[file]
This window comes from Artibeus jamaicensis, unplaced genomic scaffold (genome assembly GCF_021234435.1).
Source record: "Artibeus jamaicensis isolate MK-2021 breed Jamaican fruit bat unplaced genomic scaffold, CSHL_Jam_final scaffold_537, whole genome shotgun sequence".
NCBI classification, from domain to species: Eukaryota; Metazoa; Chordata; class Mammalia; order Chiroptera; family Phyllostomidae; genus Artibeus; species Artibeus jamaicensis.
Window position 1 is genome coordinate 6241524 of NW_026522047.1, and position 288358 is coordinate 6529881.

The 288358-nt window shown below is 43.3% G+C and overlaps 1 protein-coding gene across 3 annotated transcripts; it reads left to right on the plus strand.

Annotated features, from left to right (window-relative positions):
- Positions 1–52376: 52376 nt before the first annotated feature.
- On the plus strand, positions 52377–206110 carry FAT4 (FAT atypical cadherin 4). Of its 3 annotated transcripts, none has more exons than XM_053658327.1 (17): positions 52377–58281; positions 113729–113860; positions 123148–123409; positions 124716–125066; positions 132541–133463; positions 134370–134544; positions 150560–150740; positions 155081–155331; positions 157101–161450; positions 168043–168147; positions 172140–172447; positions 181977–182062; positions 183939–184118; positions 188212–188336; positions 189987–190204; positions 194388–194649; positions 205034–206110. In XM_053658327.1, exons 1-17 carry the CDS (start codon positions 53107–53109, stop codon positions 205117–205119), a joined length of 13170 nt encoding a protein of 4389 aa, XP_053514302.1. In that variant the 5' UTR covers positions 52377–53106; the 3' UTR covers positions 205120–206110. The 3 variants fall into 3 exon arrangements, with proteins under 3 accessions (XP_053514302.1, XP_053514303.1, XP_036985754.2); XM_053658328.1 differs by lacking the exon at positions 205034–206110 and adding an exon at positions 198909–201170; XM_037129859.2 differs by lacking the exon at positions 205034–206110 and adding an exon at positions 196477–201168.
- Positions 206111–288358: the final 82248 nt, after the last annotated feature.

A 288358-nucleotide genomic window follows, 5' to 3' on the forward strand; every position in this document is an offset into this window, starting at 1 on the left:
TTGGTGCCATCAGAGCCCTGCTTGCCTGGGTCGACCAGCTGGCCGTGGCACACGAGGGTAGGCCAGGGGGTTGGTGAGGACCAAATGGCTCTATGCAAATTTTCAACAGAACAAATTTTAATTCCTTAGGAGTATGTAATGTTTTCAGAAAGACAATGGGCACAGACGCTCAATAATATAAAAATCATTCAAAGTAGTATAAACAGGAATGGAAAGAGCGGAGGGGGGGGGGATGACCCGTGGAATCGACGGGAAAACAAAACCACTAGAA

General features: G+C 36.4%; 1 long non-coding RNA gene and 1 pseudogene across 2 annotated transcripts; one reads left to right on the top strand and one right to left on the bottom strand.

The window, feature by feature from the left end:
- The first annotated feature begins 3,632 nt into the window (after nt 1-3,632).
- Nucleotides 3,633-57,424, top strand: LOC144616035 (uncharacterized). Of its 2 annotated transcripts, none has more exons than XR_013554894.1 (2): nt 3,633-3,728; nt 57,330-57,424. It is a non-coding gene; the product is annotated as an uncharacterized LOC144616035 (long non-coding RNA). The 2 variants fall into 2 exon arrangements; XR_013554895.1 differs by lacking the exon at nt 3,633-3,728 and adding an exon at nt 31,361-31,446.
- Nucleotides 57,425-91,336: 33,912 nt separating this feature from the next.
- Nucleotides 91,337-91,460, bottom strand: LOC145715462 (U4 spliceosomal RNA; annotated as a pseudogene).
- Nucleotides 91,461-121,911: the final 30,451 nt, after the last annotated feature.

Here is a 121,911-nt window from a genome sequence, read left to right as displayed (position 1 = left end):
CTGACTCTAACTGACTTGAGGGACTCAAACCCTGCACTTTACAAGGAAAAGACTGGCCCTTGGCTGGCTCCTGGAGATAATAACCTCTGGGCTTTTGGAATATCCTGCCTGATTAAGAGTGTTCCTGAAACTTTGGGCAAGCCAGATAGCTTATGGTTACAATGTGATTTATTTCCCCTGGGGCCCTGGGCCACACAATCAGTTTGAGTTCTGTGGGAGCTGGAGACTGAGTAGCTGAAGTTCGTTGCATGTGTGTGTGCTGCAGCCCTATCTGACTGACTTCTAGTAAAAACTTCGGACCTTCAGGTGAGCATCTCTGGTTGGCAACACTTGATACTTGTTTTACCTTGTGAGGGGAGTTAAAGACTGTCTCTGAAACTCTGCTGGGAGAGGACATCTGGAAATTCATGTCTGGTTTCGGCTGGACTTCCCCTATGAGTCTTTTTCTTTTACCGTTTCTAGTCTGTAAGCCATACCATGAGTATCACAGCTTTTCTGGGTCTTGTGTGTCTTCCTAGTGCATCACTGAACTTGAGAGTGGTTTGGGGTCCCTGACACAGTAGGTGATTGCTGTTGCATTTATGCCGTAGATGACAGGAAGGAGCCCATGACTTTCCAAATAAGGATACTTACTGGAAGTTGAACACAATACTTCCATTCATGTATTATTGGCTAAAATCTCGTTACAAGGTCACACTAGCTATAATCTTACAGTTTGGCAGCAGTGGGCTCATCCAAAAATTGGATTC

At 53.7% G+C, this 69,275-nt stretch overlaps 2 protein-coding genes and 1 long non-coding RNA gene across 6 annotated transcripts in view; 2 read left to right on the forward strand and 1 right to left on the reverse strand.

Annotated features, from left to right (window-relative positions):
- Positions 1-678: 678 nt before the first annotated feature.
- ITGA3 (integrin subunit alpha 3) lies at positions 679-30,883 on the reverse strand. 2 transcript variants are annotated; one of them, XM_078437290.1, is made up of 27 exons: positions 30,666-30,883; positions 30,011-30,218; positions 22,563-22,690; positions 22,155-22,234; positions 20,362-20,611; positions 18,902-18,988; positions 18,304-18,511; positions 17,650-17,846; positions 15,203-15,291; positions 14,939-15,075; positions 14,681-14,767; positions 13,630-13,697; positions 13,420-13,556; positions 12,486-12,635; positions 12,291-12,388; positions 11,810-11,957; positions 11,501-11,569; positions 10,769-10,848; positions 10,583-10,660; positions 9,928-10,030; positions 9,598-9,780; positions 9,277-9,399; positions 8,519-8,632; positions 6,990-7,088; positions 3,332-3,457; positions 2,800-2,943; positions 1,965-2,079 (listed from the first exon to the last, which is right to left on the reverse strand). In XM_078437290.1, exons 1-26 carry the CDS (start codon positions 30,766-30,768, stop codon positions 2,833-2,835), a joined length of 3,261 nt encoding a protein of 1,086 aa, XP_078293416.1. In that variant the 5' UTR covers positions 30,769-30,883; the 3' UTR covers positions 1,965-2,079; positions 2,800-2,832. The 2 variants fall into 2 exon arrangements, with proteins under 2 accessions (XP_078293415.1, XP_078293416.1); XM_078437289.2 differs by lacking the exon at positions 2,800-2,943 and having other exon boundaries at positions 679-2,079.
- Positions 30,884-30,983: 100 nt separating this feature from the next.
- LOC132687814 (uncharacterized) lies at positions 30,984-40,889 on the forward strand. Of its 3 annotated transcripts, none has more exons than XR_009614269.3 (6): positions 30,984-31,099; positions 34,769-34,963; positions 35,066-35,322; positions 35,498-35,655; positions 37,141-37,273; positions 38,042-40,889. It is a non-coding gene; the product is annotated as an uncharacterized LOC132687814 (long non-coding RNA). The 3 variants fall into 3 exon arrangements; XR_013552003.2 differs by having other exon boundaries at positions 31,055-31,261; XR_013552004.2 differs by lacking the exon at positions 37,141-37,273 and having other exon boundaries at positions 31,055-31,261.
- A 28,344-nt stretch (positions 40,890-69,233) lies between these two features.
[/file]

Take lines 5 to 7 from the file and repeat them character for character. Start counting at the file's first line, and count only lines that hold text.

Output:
The 288358-nt window shown below is 43.3% G+C and overlaps 1 protein-coding gene across 3 annotated transcripts; it reads left to right on the plus strand.

Annotated features, from left to right (window-relative positions):
- Positions 1–52376: 52376 nt before the first annotated feature.